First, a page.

One can ask me whether the refrigerators are non essentials. The Greendex index developed by the National Geographic is an index that shows how eco-friendly or green you are based on some basic questions. It is calculator, there was a question asking the number of refrigerators in one’s household. It started from one (1) until a friend of mine, a veterinary surgeon who is keen on environment and also loves living a simple life, suggested starting it from zero (0) as there are many households with zero fridges! The creators of the index accepted it and changed the question. I think it is so for the washing machines.

If a person can use a refrigerator and washing machine rationally, still the consumption of electricity could be limited to less than 90 units. There are refrigerators and washing machines which consume low amount of electricity if used fairly. Furthermore, nearly 75% of the domestic consumers use less than 90 units.

Need of sustainable consumption

The campaign against the electricity tariff hike on stage seems to be asking for a total abolishment of the electricity price hike. Some of them are asking for a relief for all types of consumers including the high electricity consumers, who are not willing to reduce their consumption at any case. Knowingly or unknowingly, they are promoting over consumption, something which is a cause for most of the environmental issues. Some of these have vested interests, sure.

The need of the day is to conserve electricity and promote sustainable consumption. In other words, the country needs to promote rational and sustainable use of electricity to avoid blackouts. Some of the attitudes on electricity use should be changed. This is an opportunity for such an initiative. In the engineering point of view, the considerable price hike is available for the middle level electricity users (120-180 units) could promote them to reduce their power consumption.

A touching advertisement shown last week on the television provided a good initiative, highlighting the fact the people have to play their part now. Yes, it is true, but this clip is too long. It should be shortened to be effective and should be shown before each of the mega tele-dramas. I saw this on a state-owned television channel that telecasts four mega tele-dramas during between 7.30 and 9.30 pm and more in day time! They are promoting people to watch all programs including these while promoting to conserve electricity.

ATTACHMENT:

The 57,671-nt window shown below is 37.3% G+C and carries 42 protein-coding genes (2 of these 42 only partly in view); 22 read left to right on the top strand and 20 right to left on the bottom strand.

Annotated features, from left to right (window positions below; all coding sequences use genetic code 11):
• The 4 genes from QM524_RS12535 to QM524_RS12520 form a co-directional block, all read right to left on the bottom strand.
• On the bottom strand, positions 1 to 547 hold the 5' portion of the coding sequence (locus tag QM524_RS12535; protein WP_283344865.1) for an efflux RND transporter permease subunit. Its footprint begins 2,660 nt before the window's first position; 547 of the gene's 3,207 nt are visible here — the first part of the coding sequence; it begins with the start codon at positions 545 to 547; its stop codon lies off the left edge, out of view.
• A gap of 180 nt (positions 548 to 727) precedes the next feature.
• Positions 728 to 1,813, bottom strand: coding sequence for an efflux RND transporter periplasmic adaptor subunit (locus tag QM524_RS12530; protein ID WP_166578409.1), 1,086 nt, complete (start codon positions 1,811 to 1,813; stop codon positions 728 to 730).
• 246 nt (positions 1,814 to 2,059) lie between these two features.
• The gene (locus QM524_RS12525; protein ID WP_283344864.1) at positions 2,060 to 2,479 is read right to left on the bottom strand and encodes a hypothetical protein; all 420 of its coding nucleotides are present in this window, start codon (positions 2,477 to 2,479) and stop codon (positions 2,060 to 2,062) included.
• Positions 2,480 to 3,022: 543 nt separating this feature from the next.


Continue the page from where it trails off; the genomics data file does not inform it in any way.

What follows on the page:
Slow nature of relief action

Meanwhile, there was a notable slowness in the action of the state sector agencies in implementation President’s relief on the electricity hike. Ceylon Electricity Board took some time to submit a revised tariff scheme on May 7. This sluggish action caused the people to speculate whether the President’s relief was just a mere speech made at a rally only. Finally, the Public Utilities Commission approved a revised (or may be their own) tariff system on Thursday the 9th.

Here the state sector should take an example from the private sector. Various companies and vendors selling electronic equipment have launched a huge promotion and an advertising campaign to sell their products since the new tariff system was announced in April. Some of those equipment labeled as ‘power saving’, ‘low energy consuming’, etc are, in fact, actually energy saving as the global trend in technology is to produce energy efficient equipment. Further, there are certain lottery offers where certain vendors offer to pay the electricity bill of this month of the winners who shop with them. When we think deeply, this is another example of the consumerism in an open economy, but their prompt action is the important fact here – rapid action of the private sector.

People should be vigilant and rational as there are vested interests everywhere.